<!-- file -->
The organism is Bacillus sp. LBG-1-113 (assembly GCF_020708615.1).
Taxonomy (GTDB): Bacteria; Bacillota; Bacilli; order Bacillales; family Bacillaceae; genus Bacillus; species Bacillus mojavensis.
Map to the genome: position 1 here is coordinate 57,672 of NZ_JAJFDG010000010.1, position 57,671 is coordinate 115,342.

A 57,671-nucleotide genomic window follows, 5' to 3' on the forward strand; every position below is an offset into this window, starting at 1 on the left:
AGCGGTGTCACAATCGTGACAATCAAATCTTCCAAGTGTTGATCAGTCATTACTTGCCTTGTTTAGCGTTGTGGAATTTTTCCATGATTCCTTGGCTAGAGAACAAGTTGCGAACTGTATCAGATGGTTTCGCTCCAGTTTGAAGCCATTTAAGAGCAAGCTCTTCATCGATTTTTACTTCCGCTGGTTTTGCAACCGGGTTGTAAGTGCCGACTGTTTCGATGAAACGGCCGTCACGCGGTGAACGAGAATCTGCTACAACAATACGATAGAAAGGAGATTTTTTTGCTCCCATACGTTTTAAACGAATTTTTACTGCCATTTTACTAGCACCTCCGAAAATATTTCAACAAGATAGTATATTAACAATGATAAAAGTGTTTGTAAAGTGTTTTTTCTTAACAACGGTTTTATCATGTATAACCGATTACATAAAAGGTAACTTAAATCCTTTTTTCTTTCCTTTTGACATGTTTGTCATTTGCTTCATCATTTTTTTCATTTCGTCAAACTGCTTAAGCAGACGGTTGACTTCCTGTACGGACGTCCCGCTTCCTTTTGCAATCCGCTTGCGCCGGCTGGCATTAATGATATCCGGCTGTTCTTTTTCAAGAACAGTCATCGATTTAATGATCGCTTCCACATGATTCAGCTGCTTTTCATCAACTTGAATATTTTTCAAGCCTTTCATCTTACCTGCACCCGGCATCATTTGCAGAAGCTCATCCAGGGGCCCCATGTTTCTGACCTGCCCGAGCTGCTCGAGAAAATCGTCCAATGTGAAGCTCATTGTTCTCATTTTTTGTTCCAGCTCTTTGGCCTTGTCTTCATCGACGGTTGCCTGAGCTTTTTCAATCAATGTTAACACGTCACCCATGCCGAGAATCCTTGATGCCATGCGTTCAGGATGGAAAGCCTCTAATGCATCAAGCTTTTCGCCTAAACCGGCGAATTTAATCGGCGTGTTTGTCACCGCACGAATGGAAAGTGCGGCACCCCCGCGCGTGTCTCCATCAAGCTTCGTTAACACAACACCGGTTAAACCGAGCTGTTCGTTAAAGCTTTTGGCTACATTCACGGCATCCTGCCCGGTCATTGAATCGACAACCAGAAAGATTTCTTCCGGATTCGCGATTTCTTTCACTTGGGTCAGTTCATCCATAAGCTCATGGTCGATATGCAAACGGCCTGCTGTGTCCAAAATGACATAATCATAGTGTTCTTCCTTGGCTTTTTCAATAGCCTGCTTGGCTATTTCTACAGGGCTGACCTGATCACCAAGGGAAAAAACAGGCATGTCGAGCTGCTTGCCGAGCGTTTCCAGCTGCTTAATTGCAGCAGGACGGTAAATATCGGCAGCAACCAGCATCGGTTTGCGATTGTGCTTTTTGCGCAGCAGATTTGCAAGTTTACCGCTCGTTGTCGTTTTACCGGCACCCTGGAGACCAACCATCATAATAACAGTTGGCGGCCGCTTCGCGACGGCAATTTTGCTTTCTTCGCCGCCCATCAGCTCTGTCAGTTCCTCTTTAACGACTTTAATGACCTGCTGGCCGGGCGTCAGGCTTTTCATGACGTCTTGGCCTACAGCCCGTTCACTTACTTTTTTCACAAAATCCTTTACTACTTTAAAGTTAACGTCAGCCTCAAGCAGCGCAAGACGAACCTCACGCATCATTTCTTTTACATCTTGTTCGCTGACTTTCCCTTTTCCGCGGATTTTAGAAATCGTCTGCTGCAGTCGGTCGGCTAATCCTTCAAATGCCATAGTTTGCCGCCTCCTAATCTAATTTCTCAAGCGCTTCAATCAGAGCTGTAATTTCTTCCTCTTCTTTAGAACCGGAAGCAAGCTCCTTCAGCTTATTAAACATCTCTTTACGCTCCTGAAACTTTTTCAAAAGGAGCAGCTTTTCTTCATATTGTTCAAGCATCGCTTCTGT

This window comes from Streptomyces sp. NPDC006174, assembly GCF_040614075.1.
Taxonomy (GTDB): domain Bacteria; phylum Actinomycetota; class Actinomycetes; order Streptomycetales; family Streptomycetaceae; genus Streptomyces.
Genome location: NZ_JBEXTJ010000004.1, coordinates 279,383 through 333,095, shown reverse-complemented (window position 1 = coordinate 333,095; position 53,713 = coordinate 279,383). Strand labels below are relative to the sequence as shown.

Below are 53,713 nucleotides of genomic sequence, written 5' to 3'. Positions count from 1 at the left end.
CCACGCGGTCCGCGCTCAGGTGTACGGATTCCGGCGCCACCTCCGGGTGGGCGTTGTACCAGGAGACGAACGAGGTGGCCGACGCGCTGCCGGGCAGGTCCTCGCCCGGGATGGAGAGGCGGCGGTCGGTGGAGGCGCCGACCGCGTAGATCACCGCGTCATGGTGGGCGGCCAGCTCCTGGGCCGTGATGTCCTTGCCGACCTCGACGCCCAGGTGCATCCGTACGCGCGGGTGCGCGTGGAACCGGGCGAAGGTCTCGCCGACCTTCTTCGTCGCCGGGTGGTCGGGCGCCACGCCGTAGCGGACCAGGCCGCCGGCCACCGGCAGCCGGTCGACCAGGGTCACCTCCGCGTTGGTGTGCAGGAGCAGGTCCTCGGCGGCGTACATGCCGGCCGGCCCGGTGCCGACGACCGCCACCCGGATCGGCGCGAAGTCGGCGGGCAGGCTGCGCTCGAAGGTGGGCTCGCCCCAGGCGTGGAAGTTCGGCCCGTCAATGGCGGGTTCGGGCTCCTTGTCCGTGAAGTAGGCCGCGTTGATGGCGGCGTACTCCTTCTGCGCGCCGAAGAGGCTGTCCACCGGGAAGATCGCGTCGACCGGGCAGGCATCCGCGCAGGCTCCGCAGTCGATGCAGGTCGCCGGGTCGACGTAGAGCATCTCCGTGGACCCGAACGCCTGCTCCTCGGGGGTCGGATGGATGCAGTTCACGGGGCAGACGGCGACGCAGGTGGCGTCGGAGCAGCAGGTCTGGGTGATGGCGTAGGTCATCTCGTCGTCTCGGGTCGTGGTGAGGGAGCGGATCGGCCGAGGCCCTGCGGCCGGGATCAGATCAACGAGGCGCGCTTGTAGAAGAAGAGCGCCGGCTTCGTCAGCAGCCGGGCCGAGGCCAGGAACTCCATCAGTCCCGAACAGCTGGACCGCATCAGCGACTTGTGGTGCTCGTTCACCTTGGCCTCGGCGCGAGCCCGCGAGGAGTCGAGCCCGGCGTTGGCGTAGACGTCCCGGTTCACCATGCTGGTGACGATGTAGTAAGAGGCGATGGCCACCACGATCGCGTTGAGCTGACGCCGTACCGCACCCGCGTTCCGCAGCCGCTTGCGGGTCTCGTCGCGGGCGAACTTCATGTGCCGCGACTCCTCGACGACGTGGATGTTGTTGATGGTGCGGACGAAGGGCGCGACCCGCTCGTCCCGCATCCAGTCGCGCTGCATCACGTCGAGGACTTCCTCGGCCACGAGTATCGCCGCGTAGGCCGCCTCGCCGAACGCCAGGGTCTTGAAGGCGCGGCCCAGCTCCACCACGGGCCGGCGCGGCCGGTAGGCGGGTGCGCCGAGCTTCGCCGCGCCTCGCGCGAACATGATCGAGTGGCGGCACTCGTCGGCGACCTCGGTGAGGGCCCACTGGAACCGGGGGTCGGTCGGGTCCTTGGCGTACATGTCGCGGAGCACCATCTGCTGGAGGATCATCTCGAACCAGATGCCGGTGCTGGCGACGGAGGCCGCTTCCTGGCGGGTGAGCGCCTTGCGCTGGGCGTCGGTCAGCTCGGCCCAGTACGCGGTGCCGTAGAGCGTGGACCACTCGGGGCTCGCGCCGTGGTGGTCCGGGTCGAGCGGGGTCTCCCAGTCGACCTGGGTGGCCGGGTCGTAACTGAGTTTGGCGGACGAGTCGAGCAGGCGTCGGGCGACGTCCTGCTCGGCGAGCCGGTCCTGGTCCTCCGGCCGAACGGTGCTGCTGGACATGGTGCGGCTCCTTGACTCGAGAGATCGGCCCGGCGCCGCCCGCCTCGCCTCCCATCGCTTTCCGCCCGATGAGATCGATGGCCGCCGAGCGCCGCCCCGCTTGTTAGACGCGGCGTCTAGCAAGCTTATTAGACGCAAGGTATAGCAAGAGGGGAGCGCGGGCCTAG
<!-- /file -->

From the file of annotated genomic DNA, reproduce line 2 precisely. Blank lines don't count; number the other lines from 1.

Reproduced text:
Taxonomy (GTDB): Bacteria; Bacillota; Bacilli; order Bacillales; family Bacillaceae; genus Bacillus; species Bacillus mojavensis.